A Sane Guide to Healthy Eating

Man cutting vegetables next to his pregnant partner in the kitch
We’re a pretty happy-go-lucky bunch here at Fit Bottomed Eats, and I credit a good part of that “rainbow and butterflies” attitude to what we eat, which is everything! We never deprive ourselves, we don’t believe in food taboos and we definitely don’t diet — ever. It’s a great thing to go through life without counting calories, battling food cravings and passing on dessert.
We celebrate all foods in moderation. Chocolate, wine, French fries (can I get an amen!); we promise not to take away any of your favorites. So, if you are ready to jump on the FBE bandwagon and change your eating habits once and for all, then by all means, read on with our guide!
1. Embrace snacks. If you’re a three-squares-a-day type, start by making snack-time a part of your life. Consuming a small meal or snack not only helps manage hunger but also keeps bingeing at bay. Grab a handful of almonds or smear a banana with chocolaty hazelnut spread when hunger calls. Munching between meals boosts your energy and (bonus!) keeps your metabolism humming.
2. Get balanced. The secret to sustaining a healthy diet is balance and the best way to maintain this equilibrium is with simple geometry. Divide your plate in half and fill one side with fruits and veggies; split the other half into quarters for protein and starchy carbs. Select lean proteins and whole grain carbs for the best nutrition.
If you can’t tell a protein from a carbohydrate, get educated. Use this list to get started.
3. Add foods in. Instead of eradicating foods from your diet, add them in. Have you given quinoa a try? What about the pomegranate? How many of the more than 100 types of lettuce have you sampled? Today’s wide variety of food choices makes healthy eating a cinch.
4. Mix it up. Don’t mindlessly choose the same fare everyday. Interesting foods help to keep us satisfied. Titillate your palate with various fruits, vegetables and grains to receive the whole gamut of nutrients. Commit to try one new food or recipe a week. This Creole-inspired fish dinner will make a believer out of any seafood hater.
5. Cook! Now that I’ve got you in the kitchen — up your game. Home cooking is the only surefire way to know what is going in your food. For folks who find KP duty dreadful, one-dish meals that incorporate protein, carbs and veggies together can’t be beat.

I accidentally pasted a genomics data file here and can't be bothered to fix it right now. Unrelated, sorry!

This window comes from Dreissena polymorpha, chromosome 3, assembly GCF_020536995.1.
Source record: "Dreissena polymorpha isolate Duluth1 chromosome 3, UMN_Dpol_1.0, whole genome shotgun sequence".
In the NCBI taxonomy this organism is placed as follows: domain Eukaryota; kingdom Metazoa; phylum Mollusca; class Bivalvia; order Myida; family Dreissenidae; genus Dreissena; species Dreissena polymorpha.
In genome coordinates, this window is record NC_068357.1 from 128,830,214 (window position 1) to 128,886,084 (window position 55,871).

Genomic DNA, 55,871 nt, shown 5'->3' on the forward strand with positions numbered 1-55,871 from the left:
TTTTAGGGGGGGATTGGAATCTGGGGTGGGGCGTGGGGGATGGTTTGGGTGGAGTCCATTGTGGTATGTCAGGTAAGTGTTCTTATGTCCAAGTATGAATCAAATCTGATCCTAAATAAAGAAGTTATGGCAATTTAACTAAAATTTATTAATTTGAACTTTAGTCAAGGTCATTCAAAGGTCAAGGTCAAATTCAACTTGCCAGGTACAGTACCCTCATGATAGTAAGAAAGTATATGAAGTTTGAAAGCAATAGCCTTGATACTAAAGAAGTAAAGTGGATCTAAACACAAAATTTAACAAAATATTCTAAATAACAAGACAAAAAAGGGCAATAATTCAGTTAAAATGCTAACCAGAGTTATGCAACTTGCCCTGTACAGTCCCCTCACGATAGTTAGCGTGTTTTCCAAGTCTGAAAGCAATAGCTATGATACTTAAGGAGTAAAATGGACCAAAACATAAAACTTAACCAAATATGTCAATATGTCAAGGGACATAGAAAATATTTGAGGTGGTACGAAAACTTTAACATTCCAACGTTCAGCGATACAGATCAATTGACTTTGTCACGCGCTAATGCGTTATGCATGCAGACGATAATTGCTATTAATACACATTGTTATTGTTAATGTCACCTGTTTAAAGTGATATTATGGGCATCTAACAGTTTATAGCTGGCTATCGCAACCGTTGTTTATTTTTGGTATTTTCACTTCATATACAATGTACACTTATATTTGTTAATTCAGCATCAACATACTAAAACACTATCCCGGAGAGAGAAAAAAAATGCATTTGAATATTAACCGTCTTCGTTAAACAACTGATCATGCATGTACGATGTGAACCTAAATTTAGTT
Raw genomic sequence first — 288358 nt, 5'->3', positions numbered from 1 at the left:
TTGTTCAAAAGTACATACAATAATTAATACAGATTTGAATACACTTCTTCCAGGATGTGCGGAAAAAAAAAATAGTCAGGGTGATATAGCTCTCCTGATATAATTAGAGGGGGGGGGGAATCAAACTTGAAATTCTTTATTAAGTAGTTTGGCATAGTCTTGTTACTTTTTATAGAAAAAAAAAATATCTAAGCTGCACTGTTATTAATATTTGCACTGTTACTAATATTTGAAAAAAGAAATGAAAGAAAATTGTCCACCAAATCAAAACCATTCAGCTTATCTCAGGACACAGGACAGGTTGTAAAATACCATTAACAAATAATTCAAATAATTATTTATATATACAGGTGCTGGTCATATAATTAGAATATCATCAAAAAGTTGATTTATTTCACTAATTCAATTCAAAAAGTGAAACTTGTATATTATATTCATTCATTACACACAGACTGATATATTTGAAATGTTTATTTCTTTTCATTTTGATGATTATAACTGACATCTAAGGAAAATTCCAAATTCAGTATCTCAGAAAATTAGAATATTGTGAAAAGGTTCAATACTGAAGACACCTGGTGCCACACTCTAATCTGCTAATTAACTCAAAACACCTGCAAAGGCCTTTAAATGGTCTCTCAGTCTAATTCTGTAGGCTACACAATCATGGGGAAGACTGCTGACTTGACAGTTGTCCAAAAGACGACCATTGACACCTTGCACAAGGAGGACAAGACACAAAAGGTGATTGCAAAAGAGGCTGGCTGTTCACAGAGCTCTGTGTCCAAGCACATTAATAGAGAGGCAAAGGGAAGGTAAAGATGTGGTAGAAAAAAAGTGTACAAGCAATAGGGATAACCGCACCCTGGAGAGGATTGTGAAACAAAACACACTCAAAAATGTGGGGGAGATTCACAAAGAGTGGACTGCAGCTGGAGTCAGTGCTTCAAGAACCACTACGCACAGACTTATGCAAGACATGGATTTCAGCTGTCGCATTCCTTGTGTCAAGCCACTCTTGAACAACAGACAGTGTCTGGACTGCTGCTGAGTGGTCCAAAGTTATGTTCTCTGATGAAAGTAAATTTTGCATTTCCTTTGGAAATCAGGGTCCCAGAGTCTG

6. Educate yourself. Make an effort to learn about the food you are eating. Do you know what artificial trans fats and processed foods high in omega-6 fatty acids do to your body? Chemically engineered “food products” are not the same as real food; your body knows the difference and so should you.
7. Forget the hype. Most importantly, forget the trends. Listen to your own bodies’ signals and figure out what makes you feel your best. Once you give yourself permission to eat anything, you’ll naturally be drawn to what makes you feel good. It may sound like a free-for-all, but it’s not.
Psychologists call it intuitive eating and it works. It might be a little overwhelming at first, but eventually it will be second nature and something you will never unlearn, like riding a bike.
There are no hard and fast rules on the anti-diet — just a lot of wiggle room. You won’t go “on” the anti-diet and then go “off”. It will be a way of life and the single most important skill set you will ever own.
Are you ready for the anti-diet? —Karen

FTC disclosure: We often receive products from companies to review. All thoughts and opinions are always entirely our own. Unless otherwise stated, we have received no compensation for our review and the content is purely editorial. Affiliate links may be included. If you purchase something through one of those links we may receive a small commission. Thanks for your support!


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  1. Shirley Ferris says:

    .Good information …

  2. Chantal Stead says:

    Great information !

  3. Chantal Stead says:

    Enjoying the program.

  4. Elise Valade says:

    This is going to help me out a lot. Thank you for the information

  5. Susan Board says:

    That was very good idea